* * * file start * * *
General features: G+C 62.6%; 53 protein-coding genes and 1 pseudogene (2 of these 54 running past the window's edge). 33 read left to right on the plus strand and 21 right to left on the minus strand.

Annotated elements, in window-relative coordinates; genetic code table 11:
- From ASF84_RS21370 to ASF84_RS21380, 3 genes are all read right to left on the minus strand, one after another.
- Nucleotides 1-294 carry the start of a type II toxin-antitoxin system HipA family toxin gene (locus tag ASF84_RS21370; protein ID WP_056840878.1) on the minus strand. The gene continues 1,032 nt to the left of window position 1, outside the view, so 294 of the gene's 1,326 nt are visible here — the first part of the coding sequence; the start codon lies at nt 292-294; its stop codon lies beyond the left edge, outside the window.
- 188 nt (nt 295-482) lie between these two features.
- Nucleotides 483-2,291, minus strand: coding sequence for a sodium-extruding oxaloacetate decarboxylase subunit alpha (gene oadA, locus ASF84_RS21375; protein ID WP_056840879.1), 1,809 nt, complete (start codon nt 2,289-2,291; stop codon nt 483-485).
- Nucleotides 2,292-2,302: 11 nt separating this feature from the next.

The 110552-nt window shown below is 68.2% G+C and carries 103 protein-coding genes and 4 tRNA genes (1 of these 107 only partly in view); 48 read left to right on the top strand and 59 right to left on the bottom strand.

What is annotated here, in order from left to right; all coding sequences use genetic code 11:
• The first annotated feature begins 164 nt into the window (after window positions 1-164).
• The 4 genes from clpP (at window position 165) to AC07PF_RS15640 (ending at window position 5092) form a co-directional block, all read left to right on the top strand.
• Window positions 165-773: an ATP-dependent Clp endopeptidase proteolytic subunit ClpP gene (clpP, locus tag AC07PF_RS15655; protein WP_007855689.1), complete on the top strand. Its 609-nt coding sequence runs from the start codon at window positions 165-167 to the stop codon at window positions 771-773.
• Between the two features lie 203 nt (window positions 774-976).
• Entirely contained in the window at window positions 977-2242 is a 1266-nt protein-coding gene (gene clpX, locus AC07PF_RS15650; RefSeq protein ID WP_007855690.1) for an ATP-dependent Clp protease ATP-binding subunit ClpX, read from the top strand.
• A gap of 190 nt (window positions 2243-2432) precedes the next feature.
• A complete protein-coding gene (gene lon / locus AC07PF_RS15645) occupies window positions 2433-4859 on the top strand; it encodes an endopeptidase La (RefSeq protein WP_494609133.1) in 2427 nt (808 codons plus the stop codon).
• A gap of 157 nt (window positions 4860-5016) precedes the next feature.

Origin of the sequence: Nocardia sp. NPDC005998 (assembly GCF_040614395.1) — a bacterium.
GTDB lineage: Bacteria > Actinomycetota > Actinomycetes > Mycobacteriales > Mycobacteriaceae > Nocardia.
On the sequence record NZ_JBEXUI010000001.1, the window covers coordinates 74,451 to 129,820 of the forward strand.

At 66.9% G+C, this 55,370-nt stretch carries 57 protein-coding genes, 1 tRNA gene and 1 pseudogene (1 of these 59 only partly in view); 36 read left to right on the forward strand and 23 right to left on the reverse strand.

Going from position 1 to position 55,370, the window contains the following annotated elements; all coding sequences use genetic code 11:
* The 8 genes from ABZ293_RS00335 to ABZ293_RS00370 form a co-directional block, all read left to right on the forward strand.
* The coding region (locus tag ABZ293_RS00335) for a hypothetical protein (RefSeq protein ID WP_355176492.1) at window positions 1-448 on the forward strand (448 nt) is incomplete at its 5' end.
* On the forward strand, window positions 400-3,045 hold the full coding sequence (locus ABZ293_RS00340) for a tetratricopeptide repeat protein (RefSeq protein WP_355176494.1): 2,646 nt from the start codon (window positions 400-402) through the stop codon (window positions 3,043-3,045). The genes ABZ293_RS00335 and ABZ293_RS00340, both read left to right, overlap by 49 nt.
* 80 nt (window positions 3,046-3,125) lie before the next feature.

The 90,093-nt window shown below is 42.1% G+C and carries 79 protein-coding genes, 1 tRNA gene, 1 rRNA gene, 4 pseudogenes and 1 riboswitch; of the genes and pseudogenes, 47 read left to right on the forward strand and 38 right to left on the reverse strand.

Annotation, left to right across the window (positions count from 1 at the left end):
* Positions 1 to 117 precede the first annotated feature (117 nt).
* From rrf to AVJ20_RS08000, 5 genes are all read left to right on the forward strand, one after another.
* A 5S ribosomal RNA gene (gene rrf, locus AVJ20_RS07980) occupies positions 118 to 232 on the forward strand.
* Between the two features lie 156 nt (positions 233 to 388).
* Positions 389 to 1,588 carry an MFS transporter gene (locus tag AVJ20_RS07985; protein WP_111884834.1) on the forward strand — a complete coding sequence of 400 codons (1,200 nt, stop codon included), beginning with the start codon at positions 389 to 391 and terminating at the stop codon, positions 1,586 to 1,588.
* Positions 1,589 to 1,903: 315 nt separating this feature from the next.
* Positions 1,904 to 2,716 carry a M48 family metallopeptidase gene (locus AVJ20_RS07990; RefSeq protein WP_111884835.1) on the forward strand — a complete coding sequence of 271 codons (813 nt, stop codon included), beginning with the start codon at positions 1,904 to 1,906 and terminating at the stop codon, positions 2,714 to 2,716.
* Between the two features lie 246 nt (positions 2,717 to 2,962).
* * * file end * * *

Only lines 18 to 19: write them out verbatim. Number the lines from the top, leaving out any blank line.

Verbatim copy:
Origin of the sequence: Nocardia sp. NPDC005998 (assembly GCF_040614395.1) — a bacterium.
GTDB lineage: Bacteria > Actinomycetota > Actinomycetes > Mycobacteriales > Mycobacteriaceae > Nocardia.